I misread this initially and it struck me as a very modest and realistic plan. Now that I realize you're looking to draw $1,000/week (that's after tax?) it's still potentially doable, but certainly harder. To put that in context, to take home $52k you're looking at earning around $80k or more by normal standards. That's $80k after practice expenses. Now as noted before, you can obscure what you really need to earn for a while because the tax bill won't come due until the end of the year. But it will come due. And $80k is a lot to need when you're just setting out on your own. It's a decent associate salary for a three-year call to begin with. Needing to make it on your own, almost right away, is a stretch.
My best advice would be this. Keep your overhead in practice and in life as low as you possibly can. You can control that a lot more than you can control the business that walks through your door. You can do very well in sole practice. Don't be discouraged if you need to scrimp at the beginning, because that doesn't mean your whole life will be like that. But success in the beginning does take some early sacrifice.
In terms of cash flow, I was going to give you some advice that worked well for me. If you take agency work from better established lawyers, to start, they'll generally pay you right away and won't wait to bill their own files. So that gets something coming in immediately to keep you going. If you wait until you're able to bill your own files, from start to finish, then even stuff you bring in on day one might not mean money in your pocket six months later. But that said, taking agency work isn't going to bring you the sort of income you're talking about right off.
Whatever else you decide, I agree with going sole sooner rather than later, if that's your end goal. The longer you wait, the greater your obligations will be. Best thing I ever did was make the leap early, when I was still living cheaply.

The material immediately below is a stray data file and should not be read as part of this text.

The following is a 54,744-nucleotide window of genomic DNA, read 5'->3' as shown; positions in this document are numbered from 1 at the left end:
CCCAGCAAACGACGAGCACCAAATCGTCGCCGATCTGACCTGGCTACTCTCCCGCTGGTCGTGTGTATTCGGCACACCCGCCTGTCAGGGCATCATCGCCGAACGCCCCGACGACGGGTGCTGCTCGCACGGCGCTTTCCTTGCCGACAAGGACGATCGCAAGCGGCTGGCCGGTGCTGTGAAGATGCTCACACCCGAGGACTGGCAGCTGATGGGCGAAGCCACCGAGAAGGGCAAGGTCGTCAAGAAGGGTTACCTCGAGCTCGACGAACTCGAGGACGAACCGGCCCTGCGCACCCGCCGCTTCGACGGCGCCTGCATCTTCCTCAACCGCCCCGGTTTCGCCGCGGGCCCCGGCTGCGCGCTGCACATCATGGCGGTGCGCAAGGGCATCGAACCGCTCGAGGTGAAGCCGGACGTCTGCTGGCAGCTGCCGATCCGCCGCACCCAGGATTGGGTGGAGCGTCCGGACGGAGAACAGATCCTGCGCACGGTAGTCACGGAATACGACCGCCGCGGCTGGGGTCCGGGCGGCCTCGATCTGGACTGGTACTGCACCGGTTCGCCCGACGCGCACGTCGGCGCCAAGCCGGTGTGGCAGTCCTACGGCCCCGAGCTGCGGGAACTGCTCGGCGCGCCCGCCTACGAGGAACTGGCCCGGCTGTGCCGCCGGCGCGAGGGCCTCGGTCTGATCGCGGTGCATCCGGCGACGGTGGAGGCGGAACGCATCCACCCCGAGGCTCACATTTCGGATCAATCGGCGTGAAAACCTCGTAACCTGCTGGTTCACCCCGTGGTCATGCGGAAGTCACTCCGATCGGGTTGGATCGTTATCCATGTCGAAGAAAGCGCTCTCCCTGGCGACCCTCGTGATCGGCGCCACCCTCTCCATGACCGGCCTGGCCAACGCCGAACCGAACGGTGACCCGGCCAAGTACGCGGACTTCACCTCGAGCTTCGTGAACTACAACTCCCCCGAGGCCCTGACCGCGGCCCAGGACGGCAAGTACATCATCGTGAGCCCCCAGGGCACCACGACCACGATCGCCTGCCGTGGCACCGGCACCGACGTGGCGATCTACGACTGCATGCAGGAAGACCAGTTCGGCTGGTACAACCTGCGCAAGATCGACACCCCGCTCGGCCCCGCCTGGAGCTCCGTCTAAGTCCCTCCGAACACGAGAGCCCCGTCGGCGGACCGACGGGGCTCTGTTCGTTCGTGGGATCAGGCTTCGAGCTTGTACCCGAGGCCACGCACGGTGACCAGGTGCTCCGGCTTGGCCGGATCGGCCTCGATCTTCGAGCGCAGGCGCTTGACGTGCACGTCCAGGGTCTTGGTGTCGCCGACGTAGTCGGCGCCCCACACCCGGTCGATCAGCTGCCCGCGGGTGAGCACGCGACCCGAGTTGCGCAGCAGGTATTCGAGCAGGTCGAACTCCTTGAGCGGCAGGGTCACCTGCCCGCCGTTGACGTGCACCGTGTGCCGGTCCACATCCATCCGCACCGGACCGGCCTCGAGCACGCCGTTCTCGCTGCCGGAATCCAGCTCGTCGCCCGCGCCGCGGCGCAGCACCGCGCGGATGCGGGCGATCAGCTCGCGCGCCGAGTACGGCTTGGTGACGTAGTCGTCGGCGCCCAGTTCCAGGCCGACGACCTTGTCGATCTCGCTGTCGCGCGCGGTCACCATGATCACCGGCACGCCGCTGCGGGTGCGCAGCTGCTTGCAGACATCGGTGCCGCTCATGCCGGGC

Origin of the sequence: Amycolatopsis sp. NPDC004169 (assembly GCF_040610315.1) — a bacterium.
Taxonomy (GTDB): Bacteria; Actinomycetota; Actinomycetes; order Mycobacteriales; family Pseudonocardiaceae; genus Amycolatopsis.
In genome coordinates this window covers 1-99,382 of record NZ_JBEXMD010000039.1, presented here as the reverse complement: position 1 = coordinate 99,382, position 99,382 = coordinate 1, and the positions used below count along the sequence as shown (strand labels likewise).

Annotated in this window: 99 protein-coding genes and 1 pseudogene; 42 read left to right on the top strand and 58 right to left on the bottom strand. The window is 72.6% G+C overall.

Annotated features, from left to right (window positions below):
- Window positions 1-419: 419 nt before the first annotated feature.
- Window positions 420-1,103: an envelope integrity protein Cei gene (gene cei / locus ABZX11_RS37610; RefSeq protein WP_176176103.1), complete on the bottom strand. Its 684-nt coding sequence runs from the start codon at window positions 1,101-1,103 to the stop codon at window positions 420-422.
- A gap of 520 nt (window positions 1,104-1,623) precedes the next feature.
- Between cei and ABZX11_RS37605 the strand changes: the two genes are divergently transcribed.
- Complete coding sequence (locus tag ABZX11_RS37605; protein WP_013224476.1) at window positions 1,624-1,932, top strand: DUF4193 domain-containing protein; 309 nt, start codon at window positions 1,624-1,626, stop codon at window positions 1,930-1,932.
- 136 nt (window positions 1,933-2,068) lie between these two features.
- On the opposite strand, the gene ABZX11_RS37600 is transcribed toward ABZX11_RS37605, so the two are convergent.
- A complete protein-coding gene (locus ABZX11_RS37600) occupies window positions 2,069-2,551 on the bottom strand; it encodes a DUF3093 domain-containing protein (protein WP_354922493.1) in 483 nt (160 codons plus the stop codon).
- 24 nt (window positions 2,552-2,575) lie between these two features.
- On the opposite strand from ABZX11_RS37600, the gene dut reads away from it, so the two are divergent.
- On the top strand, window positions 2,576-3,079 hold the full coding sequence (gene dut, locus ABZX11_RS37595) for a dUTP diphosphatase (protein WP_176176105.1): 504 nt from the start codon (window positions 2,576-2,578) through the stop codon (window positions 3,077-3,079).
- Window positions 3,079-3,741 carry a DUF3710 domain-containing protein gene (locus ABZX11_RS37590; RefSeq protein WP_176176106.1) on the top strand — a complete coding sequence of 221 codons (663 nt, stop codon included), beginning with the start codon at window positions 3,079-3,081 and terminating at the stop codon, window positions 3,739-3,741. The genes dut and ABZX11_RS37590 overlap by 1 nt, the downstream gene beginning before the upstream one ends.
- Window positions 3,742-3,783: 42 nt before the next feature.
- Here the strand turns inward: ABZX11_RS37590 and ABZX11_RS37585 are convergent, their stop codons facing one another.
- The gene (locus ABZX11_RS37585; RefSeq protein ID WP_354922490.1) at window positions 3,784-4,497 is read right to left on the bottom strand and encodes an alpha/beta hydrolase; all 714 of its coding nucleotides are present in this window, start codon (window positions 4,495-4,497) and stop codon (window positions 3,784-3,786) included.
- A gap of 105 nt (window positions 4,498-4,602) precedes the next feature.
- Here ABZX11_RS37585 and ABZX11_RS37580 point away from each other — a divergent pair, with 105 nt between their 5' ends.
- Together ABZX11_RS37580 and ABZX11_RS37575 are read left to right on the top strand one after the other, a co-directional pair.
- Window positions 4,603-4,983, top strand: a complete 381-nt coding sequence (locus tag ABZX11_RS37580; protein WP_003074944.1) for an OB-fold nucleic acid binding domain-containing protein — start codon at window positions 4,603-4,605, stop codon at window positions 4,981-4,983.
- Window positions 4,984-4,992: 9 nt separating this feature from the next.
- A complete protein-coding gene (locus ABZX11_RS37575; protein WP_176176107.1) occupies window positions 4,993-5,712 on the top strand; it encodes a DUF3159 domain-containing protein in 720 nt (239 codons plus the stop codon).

Anyway, good luck!
I'm in my 4th year at UofL in Calgary and currently have the following stats:
I'm practicing the LSAT test and lowest I've had is 163. Highest I've had is 167.
Work Experience: I've been working in Business Development full-time now for about 3+ years. Before that worked at a bank full-time and before that retail jobs. Always worked 30+ hours a week to support family.
Reason for low CGPA is one BAD year dealing with a lot of personal problems.
I know I won't get into UBC, Osgoode, UVic and UofT. But my goal is Queens. My list includes Dal, UofC, USask, Western, Ottawa, and UofA.
What are my chances in these schools? What about the other schools? I'm open to go to any school that takes me but would LOVE to go to Queens. and If not, then one from my list.
Definitely hard to say but I think I've done some considerable volunteering and leadership stuff that I really hope helps my case, but again it's really hard to know what other people applying to a holistic school look like.
I did a lil calculation and my CGPA is only like 2.9, I have some serious regrets about how I used my time in my first few years of university but not much can be done now. I am taking 4 more classes currently to bump myself but as I'm sure you know, its insanely hard to see a lot of movement. I took 4 spring/summer classes and got 4 As, it only moved my L2 GPA by 0.015. Sigh. I'm also signed up for 4 more in Winter but those aren't considered. So if all goes as planned i'll be more in the 3.6L2/3.0 CGPA range going into the 2020 cycle but obviously that doesn't help me for 2019.
Anyways, just trying to be as strategic as possible. Again, my expectations are not high and I'm not banking on getting in for 2019- obviously it would be a nice surprise though if I managed to claw my way in somewhere